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Gruber's Complete GRE Guide 2015 Gruber, Gary R

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```with Choice E and
Work Backward
If you must check each choice for the correct answer, start with Choice E and work backward.
The reason for this is that the test maker of a question in which each choice must be tested often
puts the correct answer as Choice D or E in order to trick the careless student who starts
testing with choice A. So if you\u2019re trying all the choices, start with the last choice, then the
next to last choice, etc. See example 8 for an instance of when this strategy should not be used.
Math
StratEg
y 8
example 1
If p is a positive integer, which could be an odd integer?
(A) 2p 1 2
(B) p3 2 p
(C) p2 1 p
(D) p2 2 p
(E) 7p 2 3
have to test out the choices.
Method 1: Try a number for p. Let p 5 1. Then (starting
with Choice E):
7p 2 3 5 7(1) 2 3 5 4. 4 is even, so try another number
for p to see whether 7p 2 3 is odd. Let p 5 2.
7p 2 3 5 7(2) 2 3 5 11. 11 is odd. Therefore, Choice E
is correct.
Method 2: Look at Choice E. 7p could be even or odd,
depending on what p is. If p is even, 7p is even. If p is
odd, 7p is odd. Accordingly, 7p 2 3 is either even or odd.
Therefore, Choice E is correct.
Note: By using either Method 1 or Method 2, it is not
necessary to test the other choices.
example 2
If y 5 x2 1 3, then for which value of x is y divisible by 7?
(A) 10
(B) 8
(C) 7
(D) 6
(E) 5
Choice E is correct. Since you must check all of the
y 5 52 1 3 5 25 1 3 5 28
28 is divisible by 7
to test four choices instead of one choice before finding
example 3
Which fraction is greater than 2
1 ?
(A) 9
4
(B)
35
17
(C)
13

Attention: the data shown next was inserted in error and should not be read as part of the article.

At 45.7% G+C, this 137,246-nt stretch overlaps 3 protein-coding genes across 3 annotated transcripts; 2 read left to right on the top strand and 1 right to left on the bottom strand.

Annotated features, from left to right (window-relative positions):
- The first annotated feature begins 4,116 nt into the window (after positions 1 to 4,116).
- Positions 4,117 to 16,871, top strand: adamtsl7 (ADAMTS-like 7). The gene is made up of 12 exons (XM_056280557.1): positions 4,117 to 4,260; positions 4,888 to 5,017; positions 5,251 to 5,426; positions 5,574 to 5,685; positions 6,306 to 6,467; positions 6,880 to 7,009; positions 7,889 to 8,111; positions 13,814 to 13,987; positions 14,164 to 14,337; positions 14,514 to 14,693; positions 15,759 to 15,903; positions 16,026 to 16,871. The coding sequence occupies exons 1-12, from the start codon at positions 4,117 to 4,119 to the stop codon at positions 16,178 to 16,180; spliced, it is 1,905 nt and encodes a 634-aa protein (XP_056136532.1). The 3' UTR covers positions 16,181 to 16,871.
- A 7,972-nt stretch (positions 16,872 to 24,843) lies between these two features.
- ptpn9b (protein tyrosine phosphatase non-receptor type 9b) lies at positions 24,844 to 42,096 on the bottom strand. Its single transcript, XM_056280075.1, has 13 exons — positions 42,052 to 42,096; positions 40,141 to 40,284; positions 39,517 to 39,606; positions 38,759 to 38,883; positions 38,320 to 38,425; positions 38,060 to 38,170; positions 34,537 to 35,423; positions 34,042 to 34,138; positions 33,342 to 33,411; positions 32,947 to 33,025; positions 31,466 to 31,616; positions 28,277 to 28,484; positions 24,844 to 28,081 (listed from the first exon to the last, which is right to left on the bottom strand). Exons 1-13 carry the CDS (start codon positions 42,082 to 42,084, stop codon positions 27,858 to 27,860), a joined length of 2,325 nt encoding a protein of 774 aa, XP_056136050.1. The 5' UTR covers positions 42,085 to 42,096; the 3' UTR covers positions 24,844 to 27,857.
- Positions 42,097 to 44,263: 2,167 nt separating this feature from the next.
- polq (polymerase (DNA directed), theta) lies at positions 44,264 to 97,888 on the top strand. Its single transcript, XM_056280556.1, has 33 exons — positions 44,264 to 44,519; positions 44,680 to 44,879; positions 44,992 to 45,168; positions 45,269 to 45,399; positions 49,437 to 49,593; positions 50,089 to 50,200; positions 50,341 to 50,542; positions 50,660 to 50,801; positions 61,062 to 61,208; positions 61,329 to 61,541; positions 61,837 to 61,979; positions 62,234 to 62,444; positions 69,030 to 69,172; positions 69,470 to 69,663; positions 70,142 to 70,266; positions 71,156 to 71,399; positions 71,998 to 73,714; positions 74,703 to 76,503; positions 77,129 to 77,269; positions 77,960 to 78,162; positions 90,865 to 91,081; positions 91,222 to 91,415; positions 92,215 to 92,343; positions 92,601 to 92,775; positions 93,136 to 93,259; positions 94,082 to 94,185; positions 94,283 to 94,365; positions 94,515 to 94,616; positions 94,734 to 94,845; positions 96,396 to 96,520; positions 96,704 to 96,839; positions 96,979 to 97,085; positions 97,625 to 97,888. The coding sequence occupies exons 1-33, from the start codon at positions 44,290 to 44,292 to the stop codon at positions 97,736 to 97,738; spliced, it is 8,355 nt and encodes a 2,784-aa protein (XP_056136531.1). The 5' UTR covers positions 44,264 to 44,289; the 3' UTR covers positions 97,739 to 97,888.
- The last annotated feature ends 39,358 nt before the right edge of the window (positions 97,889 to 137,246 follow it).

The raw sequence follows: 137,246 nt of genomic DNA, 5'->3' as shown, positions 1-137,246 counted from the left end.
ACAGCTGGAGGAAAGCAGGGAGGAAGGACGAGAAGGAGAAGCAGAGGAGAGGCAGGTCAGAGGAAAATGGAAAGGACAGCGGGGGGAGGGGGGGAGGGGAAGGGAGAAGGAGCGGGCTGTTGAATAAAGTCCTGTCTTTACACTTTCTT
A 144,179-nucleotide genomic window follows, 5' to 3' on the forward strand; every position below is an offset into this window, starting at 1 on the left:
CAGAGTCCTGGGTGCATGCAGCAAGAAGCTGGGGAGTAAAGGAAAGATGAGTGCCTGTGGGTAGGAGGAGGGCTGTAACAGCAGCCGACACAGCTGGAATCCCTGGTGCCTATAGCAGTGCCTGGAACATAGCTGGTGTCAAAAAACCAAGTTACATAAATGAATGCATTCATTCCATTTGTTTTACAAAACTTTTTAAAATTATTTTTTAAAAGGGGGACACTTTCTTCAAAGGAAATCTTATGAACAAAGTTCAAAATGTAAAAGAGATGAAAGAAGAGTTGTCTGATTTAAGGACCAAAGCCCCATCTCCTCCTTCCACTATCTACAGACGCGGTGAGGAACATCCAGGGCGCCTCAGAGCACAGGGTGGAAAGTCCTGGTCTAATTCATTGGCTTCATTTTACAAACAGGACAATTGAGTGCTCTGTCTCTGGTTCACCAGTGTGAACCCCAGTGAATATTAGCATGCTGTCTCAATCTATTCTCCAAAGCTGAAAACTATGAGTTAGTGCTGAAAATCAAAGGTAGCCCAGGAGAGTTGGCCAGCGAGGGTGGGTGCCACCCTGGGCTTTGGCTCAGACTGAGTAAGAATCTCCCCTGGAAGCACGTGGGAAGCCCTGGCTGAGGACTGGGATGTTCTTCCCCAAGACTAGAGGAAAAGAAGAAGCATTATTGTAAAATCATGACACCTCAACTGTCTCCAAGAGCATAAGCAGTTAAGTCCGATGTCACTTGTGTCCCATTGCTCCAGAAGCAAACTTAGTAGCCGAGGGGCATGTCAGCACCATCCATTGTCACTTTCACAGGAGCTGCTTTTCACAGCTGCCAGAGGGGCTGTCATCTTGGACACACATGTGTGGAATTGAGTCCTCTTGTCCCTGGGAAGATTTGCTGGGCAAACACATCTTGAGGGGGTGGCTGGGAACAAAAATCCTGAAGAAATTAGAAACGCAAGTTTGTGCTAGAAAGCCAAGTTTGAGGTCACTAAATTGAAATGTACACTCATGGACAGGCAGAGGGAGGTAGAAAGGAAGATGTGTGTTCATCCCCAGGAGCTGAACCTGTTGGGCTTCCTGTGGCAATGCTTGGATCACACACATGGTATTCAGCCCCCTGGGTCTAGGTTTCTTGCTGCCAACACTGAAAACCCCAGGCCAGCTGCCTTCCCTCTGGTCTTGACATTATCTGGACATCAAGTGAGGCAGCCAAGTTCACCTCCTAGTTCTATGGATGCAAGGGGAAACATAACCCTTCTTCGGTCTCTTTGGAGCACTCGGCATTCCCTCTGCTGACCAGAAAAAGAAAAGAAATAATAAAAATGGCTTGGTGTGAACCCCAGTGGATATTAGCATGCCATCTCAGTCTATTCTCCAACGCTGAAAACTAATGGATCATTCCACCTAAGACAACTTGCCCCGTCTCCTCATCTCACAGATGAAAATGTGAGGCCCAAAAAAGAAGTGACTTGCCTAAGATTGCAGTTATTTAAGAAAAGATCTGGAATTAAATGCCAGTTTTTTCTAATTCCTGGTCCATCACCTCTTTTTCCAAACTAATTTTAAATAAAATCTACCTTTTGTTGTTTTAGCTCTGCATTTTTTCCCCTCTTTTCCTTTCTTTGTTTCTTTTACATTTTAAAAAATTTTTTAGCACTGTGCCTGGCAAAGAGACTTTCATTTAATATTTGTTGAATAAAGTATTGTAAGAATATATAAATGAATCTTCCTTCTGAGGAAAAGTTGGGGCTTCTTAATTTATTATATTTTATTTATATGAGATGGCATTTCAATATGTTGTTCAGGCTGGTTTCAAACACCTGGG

6
(D)
25
12
(E) 15
8
Choice E is correct.
Look at Choice E first.
Is
15
8
2
12 ?
Use the cross-multiplication method.

2
1 15
8
15 16
15 , 16
So, 2
1
15
81 .
You also could have looked at Choice E, said 16
8 5 2
1,
and realized that 15
8
2
12 because 15
8 has a smaller
denominator than 16
8 .
GRE2015_P04.indd 94 4/18/14 11:29 AM
STRATEGY SECTION \u2022 95
example 4
If n is an even integer, which of the following is an odd
integer?
(A) n2 2 2
(B) n 2 4
(C) (n 2 4)2
(D) n3
(E) n2 2 n 2 1
Choice E is correct.
Look at Choice E first.
n2 2 n 2 1
If n is even,
n2 is even
n is even
1 is odd
So, n2 2 n 2 1 5 even 2 even 2 odd 5 odd.
example 5
Which of the following is an odd number?
(A) 7 3 22
(B) 59 2 15
(C) 55 1 35
(D) 75 ÷ 15
(E) 47
Choice D is correct.
Look at Choice E first.
47 is even, since 4 3 4 3 4 \u2026 is even.
So now look at Choice D: 15
75 5= , which is odd.
example 6

3 # 2
8
28 6
#
*
If # and * are different digits in the correctly calculated
multiplication problem above, then # could be
(A) 1
(B) 2
(C) 3
(D) 4
(E) 6
Choice E is correct.
Try Choice E first.
3 # 2 3 2
3 8 3 8

28 * 6 28 6
9 and 6 are different numbers, so Choice E is correct.
6
9
example 7
Which choice describes a pair of numbers that are
unequal?
(A) ,6
1
66
11
(B) . ,3 4 10
34
(C) ,75
15
5
1
(D) , .8
3 0 375
(E) ,24
86
10
42
Choice E is correct.
Look at Choice E first.

24
86 ?
10
42
Cross-multiply:

24
86
10
42
860 ends in 0 24 3 42 ends in 8
Thus, the numbers must be different and unequal.
When Not to Use This Strategy:
If you can spot something in the question that shows
you how to solve the problem readily without having to
test each choice, there\u2019s no need to go through every
example 8
If |6 2 5y| . 20, which of the following is a possible
value of y?
(A) 23
(B) 21
(C) 1
(D) 3
(E) 5
Choice A is correct.
Instead of plugging in values for y, starting with Choice